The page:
• Presenting user stories to the Team during Release Planning
  • Selecting user stories to place on the Release Backlog
  • Presenting user stories to the team in more detail during Iteration Planning
  • Selecting user stories to place on the Iteration Backlog
  • Accepting or rejecting user story implementations during Iteration Review
  • Presenting implemented user stories to other stakeholders during Release Review
  • Determining whether or not to deploy software during Release Review
  • Answering questions from the Team throughout the process

The cross-functional Development Team (or Team) is responsible for:

  • Estimating stories with T-shirt Sizes during Release Planning
  • Estimating stories with Story Points during Iteration Planning
  • Splitting large (epic) stories into smaller, more manageable stories 
  • Calculating their team velocity using Yesterday’s Weather 
  • Incremental Design and Test-First Programming of user stories
  • Maintaining a backlog of Technical Debt
  • Maintaining code and test quality with Refactoring
  • Presenting implemented user stories to Product Owner during Iteration Review
  • Assisting Product Owner with presentation of implemented user stories at Release Review
  • Asking questions of the Product Owner throughout the process

Coach (or Scrum Master) is responsible for: 

  • Identifying and resolving roadblocks hindering the Team, including, process, technical and managerial issues, and more.

The Whole Team, which includes the Product Owner, Development Team and Coach, is responsible for:

  • Conducting Release and Iteration Planning meetings
  • Conducting Iteration and Release Review meetings
  • Conducting Iteration and Release Retrospective

Next up: Release & Iteration Duration and Structure

More pictures from p&p

While I was with patterns & practices, Microsoft invested a considerable sum of money to build the team a custom space that that lent itself to agile software development. My friend Darrell Snow was largely responsible for securing the project and shepherding it through the 40 some odd cooks who want to put their fingers in the stew. Overall, it turned out amazingly well - though the team spaces could be a bit bigger, IMHO. Even so, I really miss working in that space.

Most of the photographs below were all taken shortly after the team moved into the space. For context, the first picture shows what our team room looked like before the new space and the second picture is a floor plan of the new space.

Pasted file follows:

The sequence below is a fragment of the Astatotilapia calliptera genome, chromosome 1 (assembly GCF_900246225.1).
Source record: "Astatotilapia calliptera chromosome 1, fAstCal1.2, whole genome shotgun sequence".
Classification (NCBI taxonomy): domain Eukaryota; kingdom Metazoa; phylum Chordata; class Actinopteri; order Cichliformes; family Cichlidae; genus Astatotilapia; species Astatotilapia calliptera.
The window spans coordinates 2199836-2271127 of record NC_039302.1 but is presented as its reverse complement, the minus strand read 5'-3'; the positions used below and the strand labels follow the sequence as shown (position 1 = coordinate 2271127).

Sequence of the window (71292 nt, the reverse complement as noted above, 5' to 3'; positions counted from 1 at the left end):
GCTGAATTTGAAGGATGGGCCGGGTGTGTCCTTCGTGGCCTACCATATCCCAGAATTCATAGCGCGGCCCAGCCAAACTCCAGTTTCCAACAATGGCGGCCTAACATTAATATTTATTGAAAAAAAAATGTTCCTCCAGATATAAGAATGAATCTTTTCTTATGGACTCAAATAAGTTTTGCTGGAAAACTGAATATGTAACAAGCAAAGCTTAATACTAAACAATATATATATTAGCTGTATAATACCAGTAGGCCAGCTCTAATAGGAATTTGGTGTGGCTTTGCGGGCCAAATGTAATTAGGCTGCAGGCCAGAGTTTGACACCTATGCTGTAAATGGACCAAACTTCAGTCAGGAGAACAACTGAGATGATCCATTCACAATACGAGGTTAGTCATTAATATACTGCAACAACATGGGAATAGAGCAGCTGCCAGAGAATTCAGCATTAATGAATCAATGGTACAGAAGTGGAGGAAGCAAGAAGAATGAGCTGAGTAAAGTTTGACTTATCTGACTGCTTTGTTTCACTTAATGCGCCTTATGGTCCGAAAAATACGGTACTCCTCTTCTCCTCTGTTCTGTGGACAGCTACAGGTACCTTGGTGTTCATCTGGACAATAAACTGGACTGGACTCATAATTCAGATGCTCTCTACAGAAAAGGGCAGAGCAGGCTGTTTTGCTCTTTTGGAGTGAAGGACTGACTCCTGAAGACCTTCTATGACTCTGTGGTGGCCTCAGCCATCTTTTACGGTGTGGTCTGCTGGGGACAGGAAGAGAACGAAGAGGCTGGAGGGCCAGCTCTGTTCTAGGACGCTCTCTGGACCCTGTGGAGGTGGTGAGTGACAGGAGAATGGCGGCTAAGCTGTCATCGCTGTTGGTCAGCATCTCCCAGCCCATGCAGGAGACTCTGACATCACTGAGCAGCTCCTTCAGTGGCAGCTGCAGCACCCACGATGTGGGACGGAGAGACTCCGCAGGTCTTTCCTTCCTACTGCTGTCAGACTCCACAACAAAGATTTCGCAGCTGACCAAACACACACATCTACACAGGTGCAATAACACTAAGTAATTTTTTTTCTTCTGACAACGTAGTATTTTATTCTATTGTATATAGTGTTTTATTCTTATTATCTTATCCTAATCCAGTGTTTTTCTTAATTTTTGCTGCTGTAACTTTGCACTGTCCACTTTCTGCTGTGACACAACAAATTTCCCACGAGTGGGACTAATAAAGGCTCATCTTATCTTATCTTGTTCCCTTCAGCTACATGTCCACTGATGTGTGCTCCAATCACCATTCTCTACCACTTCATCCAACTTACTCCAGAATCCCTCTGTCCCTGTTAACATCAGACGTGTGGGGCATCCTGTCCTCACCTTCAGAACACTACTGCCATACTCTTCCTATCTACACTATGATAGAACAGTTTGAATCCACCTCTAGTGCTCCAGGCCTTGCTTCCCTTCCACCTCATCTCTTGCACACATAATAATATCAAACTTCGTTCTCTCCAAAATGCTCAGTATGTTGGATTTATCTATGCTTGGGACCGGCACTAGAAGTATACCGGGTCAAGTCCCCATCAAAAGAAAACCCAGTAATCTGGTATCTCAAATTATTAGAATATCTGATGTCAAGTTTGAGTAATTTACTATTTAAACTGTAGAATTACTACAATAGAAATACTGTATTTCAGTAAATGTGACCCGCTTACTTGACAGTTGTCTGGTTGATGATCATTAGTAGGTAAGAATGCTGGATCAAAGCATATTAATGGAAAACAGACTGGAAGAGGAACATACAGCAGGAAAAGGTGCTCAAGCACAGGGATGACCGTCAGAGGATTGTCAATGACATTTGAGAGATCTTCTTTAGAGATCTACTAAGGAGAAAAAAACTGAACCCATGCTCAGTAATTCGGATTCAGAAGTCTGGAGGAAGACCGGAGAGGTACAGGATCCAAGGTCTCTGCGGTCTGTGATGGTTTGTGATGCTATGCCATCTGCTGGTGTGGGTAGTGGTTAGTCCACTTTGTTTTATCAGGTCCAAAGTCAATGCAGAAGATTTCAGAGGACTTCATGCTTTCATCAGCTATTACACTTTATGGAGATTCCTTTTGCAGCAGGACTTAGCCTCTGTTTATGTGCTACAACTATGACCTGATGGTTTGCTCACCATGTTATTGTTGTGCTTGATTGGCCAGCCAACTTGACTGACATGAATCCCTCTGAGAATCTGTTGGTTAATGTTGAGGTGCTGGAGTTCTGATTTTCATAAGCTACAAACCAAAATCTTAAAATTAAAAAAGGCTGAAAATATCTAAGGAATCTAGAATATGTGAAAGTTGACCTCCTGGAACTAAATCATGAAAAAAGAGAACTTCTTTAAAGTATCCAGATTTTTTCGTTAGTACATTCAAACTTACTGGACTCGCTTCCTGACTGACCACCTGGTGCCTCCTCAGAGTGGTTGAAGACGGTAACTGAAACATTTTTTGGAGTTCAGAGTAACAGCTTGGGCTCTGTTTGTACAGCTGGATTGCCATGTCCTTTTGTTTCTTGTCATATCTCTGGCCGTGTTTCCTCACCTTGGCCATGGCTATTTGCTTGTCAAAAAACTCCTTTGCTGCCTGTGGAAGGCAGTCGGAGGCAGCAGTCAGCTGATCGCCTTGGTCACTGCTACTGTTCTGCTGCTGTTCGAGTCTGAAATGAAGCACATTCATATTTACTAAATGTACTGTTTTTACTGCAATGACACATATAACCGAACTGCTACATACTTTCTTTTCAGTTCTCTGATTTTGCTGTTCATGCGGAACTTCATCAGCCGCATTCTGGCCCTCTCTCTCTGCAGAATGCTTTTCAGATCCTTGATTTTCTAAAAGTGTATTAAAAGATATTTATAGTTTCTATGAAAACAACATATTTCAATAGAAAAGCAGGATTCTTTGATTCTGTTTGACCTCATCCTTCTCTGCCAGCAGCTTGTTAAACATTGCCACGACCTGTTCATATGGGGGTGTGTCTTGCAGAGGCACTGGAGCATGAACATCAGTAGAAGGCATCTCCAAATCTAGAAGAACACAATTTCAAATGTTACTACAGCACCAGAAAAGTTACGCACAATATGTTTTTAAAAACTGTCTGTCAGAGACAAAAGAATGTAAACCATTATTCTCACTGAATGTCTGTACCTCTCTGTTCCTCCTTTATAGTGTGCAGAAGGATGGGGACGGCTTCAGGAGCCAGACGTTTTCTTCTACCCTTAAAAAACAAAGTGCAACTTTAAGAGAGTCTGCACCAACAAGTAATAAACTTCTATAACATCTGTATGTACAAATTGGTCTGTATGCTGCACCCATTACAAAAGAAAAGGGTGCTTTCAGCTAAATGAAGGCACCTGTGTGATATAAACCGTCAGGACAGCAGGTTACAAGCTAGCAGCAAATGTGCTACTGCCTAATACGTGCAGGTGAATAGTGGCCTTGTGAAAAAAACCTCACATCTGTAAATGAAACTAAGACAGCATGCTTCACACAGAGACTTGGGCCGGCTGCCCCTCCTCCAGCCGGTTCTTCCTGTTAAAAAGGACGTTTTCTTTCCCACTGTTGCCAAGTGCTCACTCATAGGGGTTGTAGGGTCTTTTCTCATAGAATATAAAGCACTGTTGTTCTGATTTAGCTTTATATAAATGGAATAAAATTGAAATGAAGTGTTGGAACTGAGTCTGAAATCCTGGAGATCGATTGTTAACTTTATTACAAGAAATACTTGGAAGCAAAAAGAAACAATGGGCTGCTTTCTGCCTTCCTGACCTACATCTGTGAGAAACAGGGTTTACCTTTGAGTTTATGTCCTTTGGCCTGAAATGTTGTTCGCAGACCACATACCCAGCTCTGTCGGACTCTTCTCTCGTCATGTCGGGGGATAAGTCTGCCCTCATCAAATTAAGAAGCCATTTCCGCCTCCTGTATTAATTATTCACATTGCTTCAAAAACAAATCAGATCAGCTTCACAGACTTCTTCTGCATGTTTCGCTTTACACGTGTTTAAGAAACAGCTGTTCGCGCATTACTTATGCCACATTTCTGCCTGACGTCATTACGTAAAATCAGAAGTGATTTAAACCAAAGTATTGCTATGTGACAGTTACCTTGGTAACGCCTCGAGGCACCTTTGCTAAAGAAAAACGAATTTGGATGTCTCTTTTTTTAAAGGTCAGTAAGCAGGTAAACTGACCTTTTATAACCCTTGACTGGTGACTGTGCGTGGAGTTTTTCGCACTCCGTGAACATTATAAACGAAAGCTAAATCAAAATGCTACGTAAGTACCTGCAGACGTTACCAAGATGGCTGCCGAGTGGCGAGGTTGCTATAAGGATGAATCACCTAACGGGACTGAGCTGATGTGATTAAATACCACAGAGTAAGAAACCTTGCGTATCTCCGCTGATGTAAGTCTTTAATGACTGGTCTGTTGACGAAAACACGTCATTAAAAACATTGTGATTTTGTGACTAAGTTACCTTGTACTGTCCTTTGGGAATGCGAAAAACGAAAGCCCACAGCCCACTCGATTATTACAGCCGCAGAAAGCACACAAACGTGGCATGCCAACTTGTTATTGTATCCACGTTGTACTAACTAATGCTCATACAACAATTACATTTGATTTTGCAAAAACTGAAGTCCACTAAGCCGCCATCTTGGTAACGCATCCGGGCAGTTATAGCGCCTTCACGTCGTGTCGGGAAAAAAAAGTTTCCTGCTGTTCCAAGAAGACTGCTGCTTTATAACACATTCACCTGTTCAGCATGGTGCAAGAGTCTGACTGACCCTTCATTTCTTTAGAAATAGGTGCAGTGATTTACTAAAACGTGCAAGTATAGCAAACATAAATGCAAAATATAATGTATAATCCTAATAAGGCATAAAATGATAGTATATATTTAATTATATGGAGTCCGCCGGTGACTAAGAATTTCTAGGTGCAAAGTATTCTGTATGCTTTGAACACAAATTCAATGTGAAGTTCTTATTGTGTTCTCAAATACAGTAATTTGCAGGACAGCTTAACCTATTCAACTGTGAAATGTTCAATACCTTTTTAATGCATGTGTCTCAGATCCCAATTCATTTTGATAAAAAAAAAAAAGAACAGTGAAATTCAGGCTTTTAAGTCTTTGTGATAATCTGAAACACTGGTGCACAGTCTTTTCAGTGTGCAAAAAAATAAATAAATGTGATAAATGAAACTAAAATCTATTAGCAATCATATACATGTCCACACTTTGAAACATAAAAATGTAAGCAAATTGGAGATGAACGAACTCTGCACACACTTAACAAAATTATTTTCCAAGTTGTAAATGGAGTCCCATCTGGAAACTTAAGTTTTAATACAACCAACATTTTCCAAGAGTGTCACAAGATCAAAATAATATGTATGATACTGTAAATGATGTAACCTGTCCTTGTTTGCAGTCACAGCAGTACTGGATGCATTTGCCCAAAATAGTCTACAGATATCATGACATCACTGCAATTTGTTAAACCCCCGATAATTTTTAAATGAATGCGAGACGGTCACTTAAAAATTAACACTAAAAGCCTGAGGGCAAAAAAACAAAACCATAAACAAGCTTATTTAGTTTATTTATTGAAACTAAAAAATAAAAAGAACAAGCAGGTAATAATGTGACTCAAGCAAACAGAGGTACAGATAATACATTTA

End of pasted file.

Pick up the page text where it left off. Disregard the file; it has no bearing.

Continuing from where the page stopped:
Some people doodle…

I think up silly tag lines for things. Here are a few of my favorite tag lines for Code Gardener:

  • That’s a big ball of mud!
  • Better get your Wellies
  • Have Wellies will travel
  • Get your hands dirty
  • Roll up your sleeves

But, the one I’m currently using is still my favorite: Weed & feed your software.

Nostalgia

While trying to figure out how to SEO this new site, today, I ran across a few pictures from my time at Microsoft. It brought back some fond memories. One thing I've got to say for that company that you don't often hear is that their facilities are amazing - especially the p&p offices and the conference center where these shots were taken.

Business Cards

Code Gardener Business Cards After coming up with the new logo for Code Gardener, I thought it'd be fun to get some business cards made up. So, I downloaded a free trial of Adobe Illustrator (which I now know that I truly need - there goes $600!) and created a card based on the same design. I'm not completely happy with the placement of the text. But, it's a good first draft.

I'm having moo.com print them right now. Click that link and buy something! I'll earn referral points that I can put toward my next order. Go ahead! Give it a try!

New digs…

So, I got tired of fighting WordPress and spending money to host it. I wanted something a bit simpler that would let me focus on writing. So, I’ve moved CodeGardener.com to Posterous, and refreshed the look considerably.

I’m still not done with the redesign. The links in the navigation pane aren’t all working yet. And, I need to work on the other views (search, tags, etc.) But, the general look and feel is pretty much complete.

Overall, the process has been pretty smooth. It was refreshingly simple compared to WordPress. Though, Posterous has a nastly little habit of applying styles to your content without your knowledge. As I discover ones I don’t like (e.g. the large-quote, medium-quote, small-quote nonsense), I’ll stomp on them with some CSS of my own.

Best of all, I’m sending this post via email, which is exactly what I wanted. Hopefully, I won’t have to spend several minutes fixing it once it hits the web.

UPDATE: Raw email didn’t handle paragraphs the way I wanted. Let’s try using Markdown.

UPDATE 2: Markdown works great! Might even want to go back and implement it more broadly throughout the site, since it’s so much easier to read than HTML.